What are some important scenes from Speak about which to write a paragraph?

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Ashley Kannan eNotes educator| Certified Educator

The opening scene and the scene in which Melinda confronts Andy would be two moments in Speak that can be explored through written analysis.

In the book's opening scene, Melinda challenges the traditional depiction of high school life.  She shows a very harsh reality to  Merryweather High School. Melinda talks about social alienation, a conflicted view of self, and a world where there is little in way of empathy.  The opening scene of Anderson's book can be analyzed on many different levels.  In terms of narrative point of view, Melinda's voice guides the reader.  The opening sentence gives much insight into her narrative voice.  "It is my first morning of high school. I have seven new note- books, a skirt I hate, and a stomachache."  When she deconstructs the hypocrisy of high school with lines such as "Better the Devil you know than the Trojan you don't," it is clear that Melinda is able to parse through the inauthentic community that defines the high school environment.  Finally, the opening scene of the novel presents a social arrangement defined by exclusive cliques:

We fall into clans: Jocks, Country Clubbers, Idiot Savants, Cheerleaders, Human Waste, Eurotrash, Future Fascists of America, Big Hair Chix, the Marthas, Suffering Artists, Thespians, Goths, Shredders. I am clanless...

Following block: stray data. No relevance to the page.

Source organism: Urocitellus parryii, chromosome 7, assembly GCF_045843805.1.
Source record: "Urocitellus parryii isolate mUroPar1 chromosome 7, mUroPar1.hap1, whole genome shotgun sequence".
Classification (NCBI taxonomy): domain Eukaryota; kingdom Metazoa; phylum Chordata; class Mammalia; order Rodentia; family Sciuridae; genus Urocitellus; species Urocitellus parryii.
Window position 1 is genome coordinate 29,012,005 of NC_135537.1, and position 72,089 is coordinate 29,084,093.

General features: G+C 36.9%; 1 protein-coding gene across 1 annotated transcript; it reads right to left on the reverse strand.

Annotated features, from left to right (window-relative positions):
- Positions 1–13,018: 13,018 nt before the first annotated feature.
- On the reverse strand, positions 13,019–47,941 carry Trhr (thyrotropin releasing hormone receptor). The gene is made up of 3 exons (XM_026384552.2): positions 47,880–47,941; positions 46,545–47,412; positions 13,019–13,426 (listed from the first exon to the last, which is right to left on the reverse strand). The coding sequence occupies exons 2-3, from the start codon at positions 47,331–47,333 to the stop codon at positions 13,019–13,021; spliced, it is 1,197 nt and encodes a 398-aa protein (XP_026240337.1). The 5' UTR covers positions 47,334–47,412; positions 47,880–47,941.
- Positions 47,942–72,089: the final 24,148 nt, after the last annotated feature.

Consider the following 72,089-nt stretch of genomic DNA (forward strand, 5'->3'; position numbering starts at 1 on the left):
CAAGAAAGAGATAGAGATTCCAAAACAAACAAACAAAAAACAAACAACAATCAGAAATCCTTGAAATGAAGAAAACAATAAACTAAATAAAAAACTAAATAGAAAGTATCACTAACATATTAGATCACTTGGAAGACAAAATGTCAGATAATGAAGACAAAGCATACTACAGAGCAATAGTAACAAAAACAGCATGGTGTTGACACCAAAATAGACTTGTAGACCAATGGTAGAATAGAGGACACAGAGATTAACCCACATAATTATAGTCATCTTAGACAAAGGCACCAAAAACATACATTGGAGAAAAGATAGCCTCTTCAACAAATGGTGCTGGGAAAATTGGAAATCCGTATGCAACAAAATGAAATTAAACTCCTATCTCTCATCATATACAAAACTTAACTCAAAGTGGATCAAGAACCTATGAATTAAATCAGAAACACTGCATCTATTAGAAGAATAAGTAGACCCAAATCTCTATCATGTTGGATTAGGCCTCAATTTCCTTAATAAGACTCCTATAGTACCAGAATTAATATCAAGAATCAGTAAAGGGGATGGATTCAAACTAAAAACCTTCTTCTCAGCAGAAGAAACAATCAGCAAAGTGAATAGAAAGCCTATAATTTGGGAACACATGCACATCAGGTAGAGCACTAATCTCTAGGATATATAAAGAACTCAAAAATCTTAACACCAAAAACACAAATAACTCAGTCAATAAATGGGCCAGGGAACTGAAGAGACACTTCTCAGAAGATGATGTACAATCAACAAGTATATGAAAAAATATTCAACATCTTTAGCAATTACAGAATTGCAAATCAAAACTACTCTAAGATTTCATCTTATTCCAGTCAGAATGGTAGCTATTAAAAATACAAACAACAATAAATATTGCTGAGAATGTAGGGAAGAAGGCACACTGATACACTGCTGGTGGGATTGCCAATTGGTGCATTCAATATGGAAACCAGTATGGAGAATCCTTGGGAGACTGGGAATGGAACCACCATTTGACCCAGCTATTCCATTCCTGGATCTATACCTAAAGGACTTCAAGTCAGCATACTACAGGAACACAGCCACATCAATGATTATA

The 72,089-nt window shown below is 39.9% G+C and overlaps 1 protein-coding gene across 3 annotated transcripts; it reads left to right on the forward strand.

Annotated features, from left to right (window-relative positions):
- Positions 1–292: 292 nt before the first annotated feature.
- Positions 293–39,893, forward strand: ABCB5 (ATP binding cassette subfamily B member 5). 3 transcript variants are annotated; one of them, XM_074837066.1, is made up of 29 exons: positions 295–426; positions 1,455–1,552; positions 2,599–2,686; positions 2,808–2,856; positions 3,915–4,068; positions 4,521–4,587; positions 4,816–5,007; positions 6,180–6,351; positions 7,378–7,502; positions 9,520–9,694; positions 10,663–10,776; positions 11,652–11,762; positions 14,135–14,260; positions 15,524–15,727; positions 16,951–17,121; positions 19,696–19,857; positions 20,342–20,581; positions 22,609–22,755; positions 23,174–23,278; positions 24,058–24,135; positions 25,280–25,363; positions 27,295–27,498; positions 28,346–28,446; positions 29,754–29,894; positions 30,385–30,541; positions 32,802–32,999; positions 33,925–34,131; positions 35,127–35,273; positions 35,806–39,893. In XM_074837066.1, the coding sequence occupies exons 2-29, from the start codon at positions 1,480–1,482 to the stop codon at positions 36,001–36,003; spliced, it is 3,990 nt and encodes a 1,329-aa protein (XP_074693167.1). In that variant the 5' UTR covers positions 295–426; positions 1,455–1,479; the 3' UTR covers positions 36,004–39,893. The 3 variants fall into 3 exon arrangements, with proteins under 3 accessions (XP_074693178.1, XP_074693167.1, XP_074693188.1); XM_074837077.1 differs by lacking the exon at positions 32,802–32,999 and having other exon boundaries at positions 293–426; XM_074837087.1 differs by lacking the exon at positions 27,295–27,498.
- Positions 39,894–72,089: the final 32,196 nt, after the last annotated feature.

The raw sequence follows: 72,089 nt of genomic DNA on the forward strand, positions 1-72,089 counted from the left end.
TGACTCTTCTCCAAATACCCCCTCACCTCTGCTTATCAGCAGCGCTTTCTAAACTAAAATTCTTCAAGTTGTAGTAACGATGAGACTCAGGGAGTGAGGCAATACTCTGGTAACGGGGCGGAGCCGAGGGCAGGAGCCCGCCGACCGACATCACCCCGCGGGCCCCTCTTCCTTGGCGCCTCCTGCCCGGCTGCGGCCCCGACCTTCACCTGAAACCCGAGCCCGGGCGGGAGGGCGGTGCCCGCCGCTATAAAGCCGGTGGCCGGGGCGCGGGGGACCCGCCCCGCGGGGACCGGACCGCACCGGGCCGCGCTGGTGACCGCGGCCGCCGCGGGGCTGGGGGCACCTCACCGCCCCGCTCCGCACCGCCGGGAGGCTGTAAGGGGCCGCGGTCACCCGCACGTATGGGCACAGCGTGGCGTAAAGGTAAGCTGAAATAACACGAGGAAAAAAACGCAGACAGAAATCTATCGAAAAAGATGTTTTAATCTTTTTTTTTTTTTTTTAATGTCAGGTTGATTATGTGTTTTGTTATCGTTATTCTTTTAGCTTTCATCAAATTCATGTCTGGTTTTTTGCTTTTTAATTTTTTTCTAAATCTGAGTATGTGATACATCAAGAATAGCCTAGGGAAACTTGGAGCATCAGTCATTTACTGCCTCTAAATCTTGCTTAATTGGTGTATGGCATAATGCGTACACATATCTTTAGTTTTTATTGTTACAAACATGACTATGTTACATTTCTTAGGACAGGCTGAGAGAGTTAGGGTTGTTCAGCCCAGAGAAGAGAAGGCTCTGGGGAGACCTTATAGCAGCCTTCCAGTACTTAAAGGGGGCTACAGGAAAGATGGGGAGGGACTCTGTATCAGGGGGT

I am Outcast. 

The fierce social division that Melinda defines as "clans" repudiates the belief that high school is diverse and welcoming.  The opening scene can be analyzed on literary and social levels in its honest portrayal of high school.

Another powerful scene in Speak is when Melinda confronts Andy Evans. When Melinda is face to face with her rapist, the novel's emotional tension reaches its maximum point.  At this moment, all of Melinda's growth and evolution throughout her freshman year faces its ultimate test.  There is a directness in language that Anderson uses to capture the pain of this moment.  Andy is villainous in how he corners Melinda and in the way he threatens her.  The scene is particularly effective in Melinda's perception.   An example of this is how she describes the way "Maya Angelou looks at me. She tells me to make some noise. I open my mouth and take a deep breath."  The details of the confrontation are also a part of Melinda's voice when she describes the wetness of "IT's" lips and how his teeth are against her cheekbone.  When she raises her voice and learns to "speak," it is the most important moment of the novel.  Analyzing this particular scene can display how Melinda has become like the trees she draws.  She has grown, and writing about this scene could explore it in great detail.